Does Square Enix’s blast from the past live up to its current remastering standards?
Of all the Final Fantasy titles released in the past several decades, Final Fantasy X and its sequel Final Fantasy X-2 stick out as some of the most significant and yet, most unorthodox titles in the series. The former paved the way for innovation on the PlayStation, introducing advancements in motion capture and facial animation along with voice acting for the first time in the series. The latter took the series into more light-hearted, questing territory while expanding the same universe, something which went against the grain of Final Fantasy itself. Both games are famous (and infamous) for trying new things and Square Enix’s Final Fantasy X/X-2 HD Remaster sought to bring them to a contemporary audience with the usual amount of graphical polishes and increased resolution.
However, it’s interesting to note that the HD Remaster for both titles was done on the PlayStation 3 first. Considering the sizable leap in performance between both platforms, what kind of visual differences could one look forward to? For that matter, how did the HD Remaster compare to the PS2 versions of yore? Let’s find out.
First the good news: The PlayStation 4 indeed offers a significant bump in performance to Final Fantasy X/X-2 HD Remaster with the frame rate staying stable at 30 FPS. This is compared to the PS3 version which saw a fair number of drops. It’s especially impressive when you consider that the PS3 version offered two rendering options – 720p with anti-aliasing and 1080p with no anti-aliasing. Meanwhile, the PS4 version is capable of a 1080p resolution with multi-sample anti-aliasing and still maintains a solid frame rate.
Final Fantasy X-2 PS4 Versus PS3 (720p with AA) Head to Head Comparison . Please click 1080p for the best possible video quality.
MSAA itself a solid addition to both games as it provides a higher level of image quality and sharper edges overall. Object geometry and the overall sharpness of structures is a significant step above the PS3 version. This also helps with the geometry of playable characters which we’ll get to in a bit.
Final Fantasy X/X-2 HD Remaster also serves to improve the texture map resolution in several places with the anisotropic filtering on PS4 resulting in less compression artifacting and crisper textures overall. Ambient occlusion has also been applied on PS4, lending a more refined dimension of shading and rendering to the games’ characters. It certainly helps present a more realistic rendition of Spira and its inhabitants, which is all the more important given the fantastical events occurring.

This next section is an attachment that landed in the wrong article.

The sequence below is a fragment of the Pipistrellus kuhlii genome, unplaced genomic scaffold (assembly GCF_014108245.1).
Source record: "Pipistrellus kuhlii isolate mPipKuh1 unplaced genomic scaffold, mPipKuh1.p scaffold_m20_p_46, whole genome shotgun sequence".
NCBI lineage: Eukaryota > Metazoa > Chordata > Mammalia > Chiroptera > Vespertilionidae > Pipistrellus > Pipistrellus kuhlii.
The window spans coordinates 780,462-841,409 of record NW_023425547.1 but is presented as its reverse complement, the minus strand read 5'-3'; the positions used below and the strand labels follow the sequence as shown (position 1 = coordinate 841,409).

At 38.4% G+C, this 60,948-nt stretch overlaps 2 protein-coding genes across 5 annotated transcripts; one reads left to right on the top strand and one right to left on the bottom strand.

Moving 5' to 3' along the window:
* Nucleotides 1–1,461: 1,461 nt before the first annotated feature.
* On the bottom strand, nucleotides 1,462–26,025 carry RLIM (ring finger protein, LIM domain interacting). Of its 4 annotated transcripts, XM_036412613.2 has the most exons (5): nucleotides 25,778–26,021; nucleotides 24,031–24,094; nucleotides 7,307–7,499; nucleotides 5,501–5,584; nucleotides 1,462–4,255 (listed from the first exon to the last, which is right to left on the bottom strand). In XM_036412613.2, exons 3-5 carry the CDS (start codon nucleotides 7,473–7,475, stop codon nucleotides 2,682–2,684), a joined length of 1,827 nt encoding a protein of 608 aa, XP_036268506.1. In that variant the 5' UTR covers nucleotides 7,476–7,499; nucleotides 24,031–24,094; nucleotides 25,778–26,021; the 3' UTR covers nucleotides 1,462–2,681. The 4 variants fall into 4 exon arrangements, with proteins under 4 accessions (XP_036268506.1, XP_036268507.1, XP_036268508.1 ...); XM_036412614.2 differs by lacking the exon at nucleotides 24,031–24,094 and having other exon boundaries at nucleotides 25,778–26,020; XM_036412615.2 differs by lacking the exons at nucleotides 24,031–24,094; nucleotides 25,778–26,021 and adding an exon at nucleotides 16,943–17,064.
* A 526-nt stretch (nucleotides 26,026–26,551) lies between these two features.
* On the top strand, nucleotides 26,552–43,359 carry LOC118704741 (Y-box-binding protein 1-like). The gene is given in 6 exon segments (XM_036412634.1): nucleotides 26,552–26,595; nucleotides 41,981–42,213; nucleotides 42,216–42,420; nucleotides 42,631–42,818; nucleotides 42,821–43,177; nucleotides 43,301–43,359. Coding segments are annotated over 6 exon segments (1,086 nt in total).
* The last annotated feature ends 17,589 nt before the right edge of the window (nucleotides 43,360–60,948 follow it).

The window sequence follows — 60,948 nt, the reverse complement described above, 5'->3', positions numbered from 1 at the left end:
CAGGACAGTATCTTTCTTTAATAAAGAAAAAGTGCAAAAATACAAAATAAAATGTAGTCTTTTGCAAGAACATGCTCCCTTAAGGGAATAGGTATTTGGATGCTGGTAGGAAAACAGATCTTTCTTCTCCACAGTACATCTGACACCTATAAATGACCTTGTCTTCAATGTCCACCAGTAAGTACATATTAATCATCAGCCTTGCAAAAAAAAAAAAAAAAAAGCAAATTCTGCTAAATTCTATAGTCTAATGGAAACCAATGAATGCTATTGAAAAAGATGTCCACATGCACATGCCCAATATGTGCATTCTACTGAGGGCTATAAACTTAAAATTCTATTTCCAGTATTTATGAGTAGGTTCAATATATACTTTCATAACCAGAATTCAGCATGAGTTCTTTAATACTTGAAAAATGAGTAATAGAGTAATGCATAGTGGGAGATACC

It’s not all hunky dory though and the texture map resolution improvements serve to highlight the fact that the PS4 version’s textures aren’t all that different from the PS3 version. In fact, there are several places which seem to have been giving a facelift while other remain noticeably lower grade and PS3-esque. This isn’t even a clear pattern throughout the game – it’s as inconsistent as the PS3 version’s frame rate drops.
In terms of little touches, the PS4 version sees better alpha effects. Smoke and fire effects are improved and even the fur detailing looks pretty good. Water and lighting effects are better than ever and the PS4 version properly shows off the use of bloom and dynamic shadows with relation to the improved surroundings. And while most NPCs and other characters have new textures, the main cast have been rebuilt to a fair degree. The geometric meshes governing their expressions look much more well-rounded and full of detail. While only the main characters have seen such a strong overhaul to their looks, you’ll notice a few NPCs having improved rendering as well.
Final Fantasy X/X-2 HD Remaster may sport a native 1080p resolution but sadly, the CG full motion videos have simply been scaled from a 4:3 aspect ratio to 16:9. The result is a loss in detail overall and it required a sizable amount of effort in both art and programming to have it mesh with the gameplay. Sure, it looks clearer than the PlayStation 2 version but there’s no denying that lack of clarity overall.
Sufficient effort was put into remastering the game’s music with roughly 60 tracks remastered and the ability to choose between the original score and the remastered work. Voice audio has also been significantly improved though you’ll still have to put up with Tidus’s horrifyingly cringe-inducing laugh.
A number of graphical errors can also be seen at certain points, mostly related to clipping. Hands will pass through sleeves, hair passes into a character’s back as the head moves around, ribbons don’t fold properly and so on.
Final Fantasy X PS4 Versus PS3 (720p with AA) Head to Head Comparison . Please click 1080p for the best possible video quality.
When viewing the Final Fantasy X/X-2 HD Remaster on the PlayStation 4, it’s easy to compare it to Square Enix’s recent Final Fantasy Type-0 HD. The latter saw a boat-load of improvements in alpha effects, resolution, etc. while the former’s biggest improvements are by of ambient occlusion, a nearly locked 30 FPS frame rate, full HD resolution, MSAA and improved geometry meshes. The aspect ratio of the cut-scenes is a bummer and it is annoying to see glitches from 2001 making an appearance in a 2015 video game, regardless of its status as a remaster.
However, the final result represents an earnest and committed drive by Square Enix to bring its older titles to current gen console users. Final Fantasy X/X-2 HD Remaster may not be the best remaster of all time but it stands tall, warts and all, and presents a compelling experience worthy of the tag.
GamingBolt’s Bill Smith performed the technical analysis of this game.